Today, Google CEO Eric Schmidt who is also Chairman of the Board of Directors at the New America Foundation (where I work) will give a speech and answer questions at an event organized by my organization and which I will stream live here at The Washington Note from 1:00 pm til 2:30 pm EST.
Schmidt’s talk is titled “Technology, Economic Growth, and Open Government.”
But it might just as well be called “America’s Choices: The Google Way or the Xerox Way?”
With all due respect to Xerox Corporation management (and I have been a stockholder of Xerox for about the last eight years), Xerox is a big company with a lot of assets that just sort of goes nowhere. To me it looks like an under-performing firm that used to have potential that just never gets performing. Its stock performance has shown the collective view that it probably won’t re-wire itself for strong future growth.
Google, in contrast, is a firm that has some weight and a lot of assets, but the valuation that it has in the market place, even in these stressed financial times, is based on the promise of strong future growth and of a firm that is constantly re-creating itself and opportunities to help design a bold and different future. Growth, promise, creativity all help make Google have a bigger economic footprint and valuation that many firms with the same income level and same general level of held assets.
But interestingly, Barack Obama had the CEOs of Google, Xerox, and the Chairman of Time Warner on stage with him after his meeting with his senior economic advisory team. Time Warner is another stock I’ve just held way too long that has gone nowhere. In corporate metaphorical terms, Obama had America’s past and present with him — and hopefully its future.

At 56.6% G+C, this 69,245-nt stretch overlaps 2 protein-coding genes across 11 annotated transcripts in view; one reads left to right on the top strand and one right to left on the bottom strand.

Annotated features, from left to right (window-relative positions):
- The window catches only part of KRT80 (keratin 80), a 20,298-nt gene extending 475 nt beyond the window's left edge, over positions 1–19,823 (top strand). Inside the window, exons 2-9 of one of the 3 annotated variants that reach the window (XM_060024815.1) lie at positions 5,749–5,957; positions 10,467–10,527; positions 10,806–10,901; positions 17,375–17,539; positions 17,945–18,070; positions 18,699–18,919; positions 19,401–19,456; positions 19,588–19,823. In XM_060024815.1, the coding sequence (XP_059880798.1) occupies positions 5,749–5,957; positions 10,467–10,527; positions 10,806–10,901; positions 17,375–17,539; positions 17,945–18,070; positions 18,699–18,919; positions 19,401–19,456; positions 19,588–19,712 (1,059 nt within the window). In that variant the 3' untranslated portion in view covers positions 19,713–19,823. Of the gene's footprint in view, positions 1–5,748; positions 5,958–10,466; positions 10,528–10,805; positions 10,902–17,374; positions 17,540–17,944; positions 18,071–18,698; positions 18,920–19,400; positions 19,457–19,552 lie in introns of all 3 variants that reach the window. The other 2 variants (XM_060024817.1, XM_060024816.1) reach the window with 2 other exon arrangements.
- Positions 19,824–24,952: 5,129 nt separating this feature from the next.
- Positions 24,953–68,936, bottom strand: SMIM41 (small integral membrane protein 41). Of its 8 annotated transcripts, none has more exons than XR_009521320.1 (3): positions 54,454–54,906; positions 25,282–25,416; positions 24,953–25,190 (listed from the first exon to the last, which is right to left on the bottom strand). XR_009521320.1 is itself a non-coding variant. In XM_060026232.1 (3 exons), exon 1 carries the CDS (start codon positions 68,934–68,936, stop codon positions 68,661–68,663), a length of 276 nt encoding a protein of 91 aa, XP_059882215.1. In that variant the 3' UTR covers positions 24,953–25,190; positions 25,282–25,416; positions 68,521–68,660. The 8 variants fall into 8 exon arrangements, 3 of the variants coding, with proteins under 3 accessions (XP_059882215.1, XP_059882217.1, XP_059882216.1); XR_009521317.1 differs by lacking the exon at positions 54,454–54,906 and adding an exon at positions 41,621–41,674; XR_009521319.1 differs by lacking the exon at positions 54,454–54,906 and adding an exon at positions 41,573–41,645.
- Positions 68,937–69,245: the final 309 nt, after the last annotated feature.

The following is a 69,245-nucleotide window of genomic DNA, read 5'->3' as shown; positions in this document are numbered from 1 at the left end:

While I think there are future problems with Google — like how much information we want to allow one big firm to have on us, our libraries, and all of human knowledge and whether a 900 lb. Google should be able to secure rules that benefit the Google World but not the AT&T or other infrastructure worlds out there — I think that there’s little doubt that it is an amazing firm that has captured the imagination of many who use its products and are investing in the promise of that into which it is still “evolving.”
In a similar sense, China is considered to be globally important today because of the promise of what it is evolving into down the road. China is the “google among nations” today, and America looks a lot like Xerox — both very big entities with lots of assets that have been systemically underperforming.
It’s going to be interesting to see if Barack Obama and his team can absorb and deploy some of the futuristic techniques of a Google like approach to the world’s complex challenges. If not, then they’ve also got Anne Mulcahey (who actually is a great person — I just have problems with how her firm is running) to give advice.
I’ll be watching Eric Schmidt — who for the record has been a member of the Board of New America Foundation since the beginning when he was then CEO of Novell — from Madrid, Spain where I’m speaking for a London School of Economics Forum on “Barack Obama’s Foreign Policy.”
(I’ll post the video clips later here for people to watch after the fact.)
— Steve Clemons